Keep your garages, attics, sheds, basements, and other areas that aren’t utilized often clean and clear of clutter. Try to avoid leaving clothing and shoes on the floor and store them in plastic bins if possible. Shake out any clothing that has been left on the floor or in a hamper before wearing or washing.
Seal any cracks and crevices around your home. Spiders can get in through damaged window screens or cracks in your siding. Inspect the outside of your home seasonally and make any repairs necessary.
Inspect any items that are brought from outdoors into your home. This includes any packages delivered to your porch or steps, groceries that may be placed on the driveway or porch as you are unloading, boxes of decorations being brought in from storage, or used appliances that are bought secondhand.
Contact a licensed pest control company if you suspect you have a spider problem. A professional pest control technician can inspect the exterior and interior of your home to help identify any possible entry points, identify the type of spiders and other pests you may be having issues with, and properly, safely, and effectively treat any pest problems they may encounter.
Request a Free Estimate to Get Started.
You May Also Be Interested In:
Avoid Bites and Stings This Summer
Is Pest Control Worth It?
The Summer Big Three: Roaches, Mosquitoes, & Termites
Granddaddy Longlegs Aren’t Spiders
5 Ways to Prevent A Millipede Invasion
Are the spiders you commonly encounter around your home harmful or harmless? Keep reading to find out which ones you should avoid.
Brown Recluse Spider
Venom toxicity – the brown recluse venom can cause significant injury with tissue loss and necrosis.
Habitat – brown recluse is found in the United States from the east to the west coast, with predominance in the south.
Spider Identification – an adult spider is 1/4 to 3/4 inch in body – a dark violin shape is located on the top of the leg attachment region with the neck of the violin pointing backward toward the abdomen. Unlike most spiders that have 8 eyes, the brown recluse has 6 eyes arranged in pairs – one pair in front and a pair on either side.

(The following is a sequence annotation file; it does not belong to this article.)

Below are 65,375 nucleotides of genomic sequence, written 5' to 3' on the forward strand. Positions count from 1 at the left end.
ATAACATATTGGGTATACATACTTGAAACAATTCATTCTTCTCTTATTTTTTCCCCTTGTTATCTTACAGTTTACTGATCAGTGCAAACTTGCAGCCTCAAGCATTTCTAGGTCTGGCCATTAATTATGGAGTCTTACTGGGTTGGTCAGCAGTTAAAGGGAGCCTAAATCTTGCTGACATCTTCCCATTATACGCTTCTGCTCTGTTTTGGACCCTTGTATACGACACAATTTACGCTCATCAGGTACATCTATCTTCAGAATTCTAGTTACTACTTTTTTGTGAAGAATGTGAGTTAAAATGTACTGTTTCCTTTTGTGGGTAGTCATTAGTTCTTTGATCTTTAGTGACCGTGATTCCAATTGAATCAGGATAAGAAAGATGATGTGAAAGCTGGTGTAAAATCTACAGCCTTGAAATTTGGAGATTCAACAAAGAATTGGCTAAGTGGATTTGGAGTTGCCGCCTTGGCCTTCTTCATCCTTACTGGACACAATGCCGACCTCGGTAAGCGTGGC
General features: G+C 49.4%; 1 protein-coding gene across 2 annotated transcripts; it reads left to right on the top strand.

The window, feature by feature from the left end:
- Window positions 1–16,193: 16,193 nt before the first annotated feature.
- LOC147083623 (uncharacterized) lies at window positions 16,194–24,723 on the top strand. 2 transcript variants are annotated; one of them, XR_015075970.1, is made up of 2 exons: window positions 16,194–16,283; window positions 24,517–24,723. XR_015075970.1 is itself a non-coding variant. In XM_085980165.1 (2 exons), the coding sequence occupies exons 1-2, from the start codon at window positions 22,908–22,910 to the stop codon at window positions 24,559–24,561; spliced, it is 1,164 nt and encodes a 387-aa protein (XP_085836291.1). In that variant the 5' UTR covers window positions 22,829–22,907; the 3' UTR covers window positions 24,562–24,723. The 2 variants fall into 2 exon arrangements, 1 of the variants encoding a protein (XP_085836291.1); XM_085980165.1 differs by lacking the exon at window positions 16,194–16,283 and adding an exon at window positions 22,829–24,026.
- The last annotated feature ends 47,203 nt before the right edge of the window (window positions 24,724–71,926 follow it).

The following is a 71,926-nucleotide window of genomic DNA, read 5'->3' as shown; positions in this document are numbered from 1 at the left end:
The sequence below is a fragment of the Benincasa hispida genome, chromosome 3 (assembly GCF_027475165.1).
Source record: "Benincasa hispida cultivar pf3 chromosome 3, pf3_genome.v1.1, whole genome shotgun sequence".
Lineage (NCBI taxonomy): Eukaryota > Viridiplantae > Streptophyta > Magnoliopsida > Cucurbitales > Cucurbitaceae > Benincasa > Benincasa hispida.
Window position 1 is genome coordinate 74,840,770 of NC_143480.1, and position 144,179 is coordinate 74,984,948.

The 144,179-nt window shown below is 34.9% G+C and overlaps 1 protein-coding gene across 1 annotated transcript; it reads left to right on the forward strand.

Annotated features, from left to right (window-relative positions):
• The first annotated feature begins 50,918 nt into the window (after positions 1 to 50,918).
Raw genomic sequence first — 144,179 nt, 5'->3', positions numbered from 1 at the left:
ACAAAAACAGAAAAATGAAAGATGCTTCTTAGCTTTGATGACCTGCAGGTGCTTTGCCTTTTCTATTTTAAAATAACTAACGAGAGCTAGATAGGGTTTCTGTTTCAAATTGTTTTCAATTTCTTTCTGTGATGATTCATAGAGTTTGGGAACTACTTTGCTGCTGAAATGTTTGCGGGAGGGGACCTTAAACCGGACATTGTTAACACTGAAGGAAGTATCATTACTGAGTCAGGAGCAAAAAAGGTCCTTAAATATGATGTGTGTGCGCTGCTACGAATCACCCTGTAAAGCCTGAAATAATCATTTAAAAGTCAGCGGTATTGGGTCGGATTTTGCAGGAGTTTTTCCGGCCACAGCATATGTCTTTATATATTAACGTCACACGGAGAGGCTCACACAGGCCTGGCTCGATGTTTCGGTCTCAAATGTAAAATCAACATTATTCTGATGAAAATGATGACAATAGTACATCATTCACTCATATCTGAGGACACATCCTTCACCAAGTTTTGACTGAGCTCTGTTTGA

Black Widow Spider
Venom toxicity – the Back Widow Spider can inflict a painful bite which can be fatal, especially to the young and elderly. An effective anti-venom was developed in 1956. Only a small amount of venom can cause serious illness, as the poison attacks the nervous system. Systemic envenomisation usually results in headache, nausea, vomiting, abdominal pain, pyrexia and hypertension. The pain around the bite area can be excruciating or it may go unnoticed. First aid and medical attention should be sought as soon as possible, if bitten. If you have heart condition or other heart problem, you may need hospitalization.
Habitat – prefers woodpiles, rubble piles, under stones, in hollow stumps, sheds and garages. Indoors it can be found in undisturbed, cluttered areas in basements and crawl spaces.
Spider Identification – the body of an adult black widow is about 1/2 inch long. The female black widow is normally shiny black, with a red hourglass marking on the underside of the abdomen. The marking may range in color from yellowish orange to red and its shape may range from an hourglass to a dot.